The lights are on
Veteran Member - Level 12
Some previous readers (yes, both of you) may remember that I posted my impressions of Watchmen a couple months ago. I had never read a comic book before that, but Alan Moore had me hooked. So I figured that I should start reading something else,
but I wasn't sure where to start. When I saw a blurb in GI about some
series called 100 Bullets, I thought, hey, why not. If nothing else, it has a cool name.
It was awesome.
a literary level, 100 Bullets is best described as Resovoir Dogs meets
Lost meets Oliver Stone. The series basically combines Tarantino-style
ultraviolence with a crazy conspiracy setting. All this is pretty
amazing, but what makes 100 Bullets so great (and addictive to read) is
the slow onion peel of the plot. The writers are rather fond of
shrouding everything in mystery. They do answer your questions, but
those answers ony yield more questions, similar to Lost. The effect is
simultaneously maddening and compelling. You hate that the writers
leave you hanging, but at the same time you keep reading because you
have to know what happens. As a Lost junkie looking for something to
fill the post-show void, 100 Bullets does a hell of a job.
say much about the plot because, well, talking about any part of it
would be a spoiler. The best part of 100 Bullets is trying to figure
out what's going on. The basic premise, though, starts like this. A
person, always down on their luck and usually depressed, is approached
by a mysterious old man named only Agent Graves. He then presents them with an attaché case with a gun, one hundred
rounds of ammunition, a picture of someone who's ruined their life, and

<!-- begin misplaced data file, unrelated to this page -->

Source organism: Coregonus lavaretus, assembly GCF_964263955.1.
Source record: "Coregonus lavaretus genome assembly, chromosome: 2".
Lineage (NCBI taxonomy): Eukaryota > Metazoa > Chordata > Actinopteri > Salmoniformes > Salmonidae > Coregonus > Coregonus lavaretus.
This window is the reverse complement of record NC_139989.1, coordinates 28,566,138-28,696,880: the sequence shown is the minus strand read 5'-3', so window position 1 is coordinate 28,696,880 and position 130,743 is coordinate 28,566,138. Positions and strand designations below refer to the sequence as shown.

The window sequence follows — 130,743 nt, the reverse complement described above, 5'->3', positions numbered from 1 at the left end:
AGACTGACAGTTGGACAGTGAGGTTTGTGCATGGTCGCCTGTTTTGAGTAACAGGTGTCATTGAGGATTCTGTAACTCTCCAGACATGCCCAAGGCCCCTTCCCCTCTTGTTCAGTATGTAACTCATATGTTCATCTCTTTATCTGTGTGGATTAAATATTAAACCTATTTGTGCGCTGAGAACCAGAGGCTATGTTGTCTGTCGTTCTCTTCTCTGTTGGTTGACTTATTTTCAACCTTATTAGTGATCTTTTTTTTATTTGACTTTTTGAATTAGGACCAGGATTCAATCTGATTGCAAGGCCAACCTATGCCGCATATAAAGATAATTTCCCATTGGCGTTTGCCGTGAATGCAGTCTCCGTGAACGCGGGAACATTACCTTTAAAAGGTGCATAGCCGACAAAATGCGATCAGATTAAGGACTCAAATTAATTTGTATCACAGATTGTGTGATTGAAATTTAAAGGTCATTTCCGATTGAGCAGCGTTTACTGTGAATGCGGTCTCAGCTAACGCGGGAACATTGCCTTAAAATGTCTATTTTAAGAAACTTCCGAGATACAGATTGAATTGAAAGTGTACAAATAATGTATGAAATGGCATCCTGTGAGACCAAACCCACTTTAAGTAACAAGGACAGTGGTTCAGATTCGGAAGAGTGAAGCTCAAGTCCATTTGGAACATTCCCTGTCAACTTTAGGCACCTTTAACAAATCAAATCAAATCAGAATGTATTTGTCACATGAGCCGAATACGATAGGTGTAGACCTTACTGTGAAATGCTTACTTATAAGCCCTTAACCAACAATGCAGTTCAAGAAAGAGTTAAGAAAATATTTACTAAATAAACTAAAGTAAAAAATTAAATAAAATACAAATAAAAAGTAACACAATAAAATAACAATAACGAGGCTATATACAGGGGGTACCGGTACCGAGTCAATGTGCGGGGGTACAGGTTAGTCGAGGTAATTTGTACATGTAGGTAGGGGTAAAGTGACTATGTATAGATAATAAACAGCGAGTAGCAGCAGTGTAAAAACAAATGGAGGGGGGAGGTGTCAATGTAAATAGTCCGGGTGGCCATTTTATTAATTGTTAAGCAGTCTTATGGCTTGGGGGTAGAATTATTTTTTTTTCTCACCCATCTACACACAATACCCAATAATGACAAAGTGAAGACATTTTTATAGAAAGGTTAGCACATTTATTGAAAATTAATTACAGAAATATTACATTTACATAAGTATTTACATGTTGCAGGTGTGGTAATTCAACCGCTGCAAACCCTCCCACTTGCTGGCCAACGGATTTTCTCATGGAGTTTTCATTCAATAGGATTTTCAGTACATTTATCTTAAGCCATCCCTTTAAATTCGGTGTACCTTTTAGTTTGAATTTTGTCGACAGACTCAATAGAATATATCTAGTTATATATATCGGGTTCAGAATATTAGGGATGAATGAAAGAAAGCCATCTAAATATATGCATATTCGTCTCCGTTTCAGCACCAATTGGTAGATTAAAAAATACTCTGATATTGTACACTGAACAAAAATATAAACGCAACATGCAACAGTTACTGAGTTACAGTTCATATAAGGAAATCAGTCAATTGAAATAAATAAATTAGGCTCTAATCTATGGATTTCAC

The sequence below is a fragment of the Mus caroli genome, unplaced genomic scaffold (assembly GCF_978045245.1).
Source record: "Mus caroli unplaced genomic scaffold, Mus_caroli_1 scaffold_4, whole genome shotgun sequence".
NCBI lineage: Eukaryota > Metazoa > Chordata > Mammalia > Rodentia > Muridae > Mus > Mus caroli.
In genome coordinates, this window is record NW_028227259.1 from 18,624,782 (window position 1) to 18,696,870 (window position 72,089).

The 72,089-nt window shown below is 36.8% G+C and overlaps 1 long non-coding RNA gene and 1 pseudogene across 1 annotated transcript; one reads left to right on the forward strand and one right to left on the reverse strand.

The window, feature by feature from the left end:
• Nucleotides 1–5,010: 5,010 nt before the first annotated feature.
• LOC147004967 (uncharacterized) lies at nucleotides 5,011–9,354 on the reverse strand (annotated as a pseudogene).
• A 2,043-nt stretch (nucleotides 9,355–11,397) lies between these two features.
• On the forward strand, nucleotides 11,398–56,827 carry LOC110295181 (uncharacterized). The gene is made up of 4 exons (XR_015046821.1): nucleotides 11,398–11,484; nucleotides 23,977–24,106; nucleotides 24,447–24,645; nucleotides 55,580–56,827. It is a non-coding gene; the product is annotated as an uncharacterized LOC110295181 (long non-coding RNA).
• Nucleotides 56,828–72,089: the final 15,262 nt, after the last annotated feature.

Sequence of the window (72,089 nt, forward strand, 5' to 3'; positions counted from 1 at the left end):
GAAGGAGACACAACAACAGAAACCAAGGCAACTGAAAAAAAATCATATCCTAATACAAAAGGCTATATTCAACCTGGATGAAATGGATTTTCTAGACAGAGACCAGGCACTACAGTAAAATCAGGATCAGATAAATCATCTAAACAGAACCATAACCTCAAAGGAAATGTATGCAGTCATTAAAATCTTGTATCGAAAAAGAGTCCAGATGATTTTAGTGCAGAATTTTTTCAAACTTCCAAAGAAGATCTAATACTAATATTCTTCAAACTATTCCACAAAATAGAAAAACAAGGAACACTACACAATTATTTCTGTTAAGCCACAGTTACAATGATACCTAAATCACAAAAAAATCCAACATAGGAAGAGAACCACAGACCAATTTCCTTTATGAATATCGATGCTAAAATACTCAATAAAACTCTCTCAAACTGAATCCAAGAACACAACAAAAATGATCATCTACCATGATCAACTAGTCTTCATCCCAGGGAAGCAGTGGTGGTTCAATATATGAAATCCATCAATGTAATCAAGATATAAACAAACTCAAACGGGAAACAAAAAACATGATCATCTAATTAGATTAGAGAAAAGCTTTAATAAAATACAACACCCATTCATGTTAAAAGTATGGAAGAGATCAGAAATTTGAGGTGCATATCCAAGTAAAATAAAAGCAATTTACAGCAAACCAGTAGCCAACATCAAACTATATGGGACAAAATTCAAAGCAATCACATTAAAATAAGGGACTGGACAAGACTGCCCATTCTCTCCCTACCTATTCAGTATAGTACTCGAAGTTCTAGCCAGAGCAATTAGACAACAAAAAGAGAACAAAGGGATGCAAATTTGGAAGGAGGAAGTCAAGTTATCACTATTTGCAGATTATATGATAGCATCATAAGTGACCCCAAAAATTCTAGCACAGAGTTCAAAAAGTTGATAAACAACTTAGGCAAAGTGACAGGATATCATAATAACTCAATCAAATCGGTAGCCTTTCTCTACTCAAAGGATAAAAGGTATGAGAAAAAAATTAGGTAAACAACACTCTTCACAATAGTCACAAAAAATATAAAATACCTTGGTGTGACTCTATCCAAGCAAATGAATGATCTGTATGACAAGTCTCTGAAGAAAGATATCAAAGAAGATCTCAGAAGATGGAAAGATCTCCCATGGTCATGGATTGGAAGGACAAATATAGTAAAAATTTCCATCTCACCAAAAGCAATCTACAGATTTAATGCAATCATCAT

most importantly, the promise that if the recipient of the case uses
the gun, they will not be punished or prosecuted. As fa as the
recipient is concerned, he or she has complete freedom to take revenge
on the person who ruined their life. It's a fascinating premise, and
the main plot only gets better from there.
Going back to the
comparison to Quentin Tarantino's cult classic Resovoir Dogs, let's
just say that this is not a comic for the squish. There's a
consistently high level of brutality, and a couple of the scenes are
truly indescribable. If you think you've seen everything, well... 100
Bullets will prove you wrong, and it'll do it with a demonic smile.
With that said, I thought that the violence actually added to the
general effect. Seeing characters who you've grown attached to get
holes blown through them resonates emotionally, to say the least. It's
bloody brilliant in every sense of the phrase.
One other cool aspect
of 100 Bullets os also the art. It's realistic, but really emphasizes
light and shadow to accentuate the good and evil of the various
characters. One recurring image which is almost iconic of the series is
a face shrouded in shadow, but with the eyes and mouth emphasized.
As you can see, the image is simultaneously inspiring and unsettling. The dark shadows also help emphasize the blood splatters, always another constant in this series.
the whole, I was thoroughly entertained by 100 Bullets. It's violent,
twisted, disturbing, and I loved every minute of it. While this is not
something that should be read by kids, everybody else needs to get a
copy, ASAP. In the end, all I can say is, go read it.